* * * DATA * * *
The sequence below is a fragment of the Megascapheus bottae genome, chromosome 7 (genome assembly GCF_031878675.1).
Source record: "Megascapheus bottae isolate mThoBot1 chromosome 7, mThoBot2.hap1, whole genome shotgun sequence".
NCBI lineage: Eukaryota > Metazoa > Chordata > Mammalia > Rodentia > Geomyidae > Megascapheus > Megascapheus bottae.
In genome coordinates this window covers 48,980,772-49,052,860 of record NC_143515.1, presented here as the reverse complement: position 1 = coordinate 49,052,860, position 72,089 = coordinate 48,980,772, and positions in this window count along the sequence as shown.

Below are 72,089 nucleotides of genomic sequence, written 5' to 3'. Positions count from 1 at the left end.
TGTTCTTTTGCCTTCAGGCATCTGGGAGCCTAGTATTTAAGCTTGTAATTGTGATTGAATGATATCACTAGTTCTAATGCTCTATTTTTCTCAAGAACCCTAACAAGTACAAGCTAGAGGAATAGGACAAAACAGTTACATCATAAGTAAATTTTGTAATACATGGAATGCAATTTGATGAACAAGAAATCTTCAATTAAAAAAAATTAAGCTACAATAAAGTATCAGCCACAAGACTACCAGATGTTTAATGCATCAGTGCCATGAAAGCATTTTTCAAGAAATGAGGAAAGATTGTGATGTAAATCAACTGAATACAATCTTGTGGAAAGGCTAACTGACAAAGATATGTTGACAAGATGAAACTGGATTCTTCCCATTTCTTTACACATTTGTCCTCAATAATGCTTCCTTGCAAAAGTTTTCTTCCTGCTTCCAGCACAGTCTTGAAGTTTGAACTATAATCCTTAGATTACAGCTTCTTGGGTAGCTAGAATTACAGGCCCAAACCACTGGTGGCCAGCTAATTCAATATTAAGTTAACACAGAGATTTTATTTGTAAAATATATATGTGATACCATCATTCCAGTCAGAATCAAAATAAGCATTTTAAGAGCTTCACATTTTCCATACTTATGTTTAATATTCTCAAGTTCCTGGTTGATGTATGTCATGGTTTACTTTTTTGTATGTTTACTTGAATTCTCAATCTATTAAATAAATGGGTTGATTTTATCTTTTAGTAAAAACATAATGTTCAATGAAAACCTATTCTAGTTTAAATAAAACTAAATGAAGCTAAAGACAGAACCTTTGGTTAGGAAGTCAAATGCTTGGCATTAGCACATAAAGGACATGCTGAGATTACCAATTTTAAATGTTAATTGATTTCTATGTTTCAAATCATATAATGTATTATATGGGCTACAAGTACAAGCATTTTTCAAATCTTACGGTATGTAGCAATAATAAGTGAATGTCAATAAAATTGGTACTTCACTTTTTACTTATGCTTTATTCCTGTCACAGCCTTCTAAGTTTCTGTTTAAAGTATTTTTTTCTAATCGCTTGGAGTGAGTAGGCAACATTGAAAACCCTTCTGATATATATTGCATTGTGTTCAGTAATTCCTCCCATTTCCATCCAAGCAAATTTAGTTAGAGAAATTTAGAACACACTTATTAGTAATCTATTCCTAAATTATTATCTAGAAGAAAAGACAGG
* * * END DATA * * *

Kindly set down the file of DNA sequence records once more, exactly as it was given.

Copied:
The sequence below is a fragment of the Megascapheus bottae genome, chromosome 7 (genome assembly GCF_031878675.1).
Source record: "Megascapheus bottae isolate mThoBot1 chromosome 7, mThoBot2.hap1, whole genome shotgun sequence".
NCBI lineage: Eukaryota > Metazoa > Chordata > Mammalia > Rodentia > Geomyidae > Megascapheus > Megascapheus bottae.
In genome coordinates this window covers 48,980,772-49,052,860 of record NC_143515.1, presented here as the reverse complement: position 1 = coordinate 49,052,860, position 72,089 = coordinate 48,980,772, and positions in this window count along the sequence as shown.

Below are 72,089 nucleotides of genomic sequence, written 5' to 3'. Positions count from 1 at the left end.
TGTTCTTTTGCCTTCAGGCATCTGGGAGCCTAGTATTTAAGCTTGTAATTGTGATTGAATGATATCACTAGTTCTAATGCTCTATTTTTCTCAAGAACCCTAACAAGTACAAGCTAGAGGAATAGGACAAAACAGTTACATCATAAGTAAATTTTGTAATACATGGAATGCAATTTGATGAACAAGAAATCTTCAATTAAAAAAAATTAAGCTACAATAAAGTATCAGCCACAAGACTACCAGATGTTTAATGCATCAGTGCCATGAAAGCATTTTTCAAGAAATGAGGAAAGATTGTGATGTAAATCAACTGAATACAATCTTGTGGAAAGGCTAACTGACAAAGATATGTTGACAAGATGAAACTGGATTCTTCCCATTTCTTTACACATTTGTCCTCAATAATGCTTCCTTGCAAAAGTTTTCTTCCTGCTTCCAGCACAGTCTTGAAGTTTGAACTATAATCCTTAGATTACAGCTTCTTGGGTAGCTAGAATTACAGGCCCAAACCACTGGTGGCCAGCTAATTCAATATTAAGTTAACACAGAGATTTTATTTGTAAAATATATATGTGATACCATCATTCCAGTCAGAATCAAAATAAGCATTTTAAGAGCTTCACATTTTCCATACTTATGTTTAATATTCTCAAGTTCCTGGTTGATGTATGTCATGGTTTACTTTTTTGTATGTTTACTTGAATTCTCAATCTATTAAATAAATGGGTTGATTTTATCTTTTAGTAAAAACATAATGTTCAATGAAAACCTATTCTAGTTTAAATAAAACTAAATGAAGCTAAAGACAGAACCTTTGGTTAGGAAGTCAAATGCTTGGCATTAGCACATAAAGGACATGCTGAGATTACCAATTTTAAATGTTAATTGATTTCTATGTTTCAAATCATATAATGTATTATATGGGCTACAAGTACAAGCATTTTTCAAATCTTACGGTATGTAGCAATAATAAGTGAATGTCAATAAAATTGGTACTTCACTTTTTACTTATGCTTTATTCCTGTCACAGCCTTCTAAGTTTCTGTTTAAAGTATTTTTTTCTAATCGCTTGGAGTGAGTAGGCAACATTGAAAACCCTTCTGATATATATTGCATTGTGTTCAGTAATTCCTCCCATTTCCATCCAAGCAAATTTAGTTAGAGAAATTTAGAACACACTTATTAGTAATCTATTCCTAAATTATTATCTAGAAGAAAAGACAGG